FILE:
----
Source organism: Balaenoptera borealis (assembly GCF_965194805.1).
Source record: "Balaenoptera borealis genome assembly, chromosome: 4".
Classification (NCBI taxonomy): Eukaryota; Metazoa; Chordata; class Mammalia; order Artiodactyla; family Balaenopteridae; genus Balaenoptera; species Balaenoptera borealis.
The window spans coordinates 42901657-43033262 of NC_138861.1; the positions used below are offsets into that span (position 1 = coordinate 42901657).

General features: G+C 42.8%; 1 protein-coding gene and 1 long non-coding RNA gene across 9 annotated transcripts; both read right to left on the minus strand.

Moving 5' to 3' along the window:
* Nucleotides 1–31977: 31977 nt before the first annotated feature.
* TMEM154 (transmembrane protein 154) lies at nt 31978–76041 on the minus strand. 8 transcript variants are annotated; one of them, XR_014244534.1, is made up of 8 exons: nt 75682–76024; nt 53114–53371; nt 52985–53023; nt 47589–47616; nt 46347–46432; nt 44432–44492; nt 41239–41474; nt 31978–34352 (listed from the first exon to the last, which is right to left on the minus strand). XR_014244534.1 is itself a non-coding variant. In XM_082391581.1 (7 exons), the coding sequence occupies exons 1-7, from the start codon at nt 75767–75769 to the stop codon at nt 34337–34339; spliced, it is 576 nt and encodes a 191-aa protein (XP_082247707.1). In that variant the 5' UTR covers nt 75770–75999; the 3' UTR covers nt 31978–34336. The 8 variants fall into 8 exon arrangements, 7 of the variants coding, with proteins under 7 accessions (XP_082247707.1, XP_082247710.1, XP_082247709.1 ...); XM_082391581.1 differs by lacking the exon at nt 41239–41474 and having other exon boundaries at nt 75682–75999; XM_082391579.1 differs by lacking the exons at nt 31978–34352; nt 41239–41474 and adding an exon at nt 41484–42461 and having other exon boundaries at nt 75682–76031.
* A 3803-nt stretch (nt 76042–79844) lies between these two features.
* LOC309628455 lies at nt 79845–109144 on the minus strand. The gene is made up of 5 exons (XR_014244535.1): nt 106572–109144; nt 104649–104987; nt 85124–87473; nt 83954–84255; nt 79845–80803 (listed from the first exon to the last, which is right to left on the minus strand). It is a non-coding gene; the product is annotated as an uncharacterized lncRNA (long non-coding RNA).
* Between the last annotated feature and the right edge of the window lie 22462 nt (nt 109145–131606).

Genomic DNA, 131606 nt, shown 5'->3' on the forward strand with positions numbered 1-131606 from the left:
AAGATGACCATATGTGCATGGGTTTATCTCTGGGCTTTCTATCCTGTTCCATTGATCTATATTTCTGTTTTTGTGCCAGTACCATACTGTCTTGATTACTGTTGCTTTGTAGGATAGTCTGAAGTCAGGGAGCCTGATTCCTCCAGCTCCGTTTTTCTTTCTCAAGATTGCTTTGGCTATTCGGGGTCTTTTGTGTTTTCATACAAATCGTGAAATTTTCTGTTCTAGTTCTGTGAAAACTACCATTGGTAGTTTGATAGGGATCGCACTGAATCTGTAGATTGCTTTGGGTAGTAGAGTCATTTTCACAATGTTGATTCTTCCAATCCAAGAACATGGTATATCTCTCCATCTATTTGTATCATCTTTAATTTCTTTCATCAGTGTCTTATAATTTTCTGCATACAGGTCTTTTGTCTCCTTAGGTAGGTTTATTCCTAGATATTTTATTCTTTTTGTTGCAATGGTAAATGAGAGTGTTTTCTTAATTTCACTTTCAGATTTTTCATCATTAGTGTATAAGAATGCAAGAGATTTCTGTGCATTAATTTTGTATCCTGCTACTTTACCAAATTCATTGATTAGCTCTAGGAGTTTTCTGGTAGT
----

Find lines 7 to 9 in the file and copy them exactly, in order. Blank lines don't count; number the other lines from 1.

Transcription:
* Nucleotides 1–31977: 31977 nt before the first annotated feature.
* TMEM154 (transmembrane protein 154) lies at nt 31978–76041 on the minus strand. 8 transcript variants are annotated; one of them, XR_014244534.1, is made up of 8 exons: nt 75682–76024; nt 53114–53371; nt 52985–53023; nt 47589–47616; nt 46347–46432; nt 44432–44492; nt 41239–41474; nt 31978–34352 (listed from the first exon to the last, which is right to left on the minus strand). XR_014244534.1 is itself a non-coding variant. In XM_082391581.1 (7 exons), the coding sequence occupies exons 1-7, from the start codon at nt 75767–75769 to the stop codon at nt 34337–34339; spliced, it is 576 nt and encodes a 191-aa protein (XP_082247707.1). In that variant the 5' UTR covers nt 75770–75999; the 3' UTR covers nt 31978–34336. The 8 variants fall into 8 exon arrangements, 7 of the variants coding, with proteins under 7 accessions (XP_082247707.1, XP_082247710.1, XP_082247709.1 ...); XM_082391581.1 differs by lacking the exon at nt 41239–41474 and having other exon boundaries at nt 75682–75999; XM_082391579.1 differs by lacking the exons at nt 31978–34352; nt 41239–41474 and adding an exon at nt 41484–42461 and having other exon boundaries at nt 75682–76031.
* A 3803-nt stretch (nt 76042–79844) lies between these two features.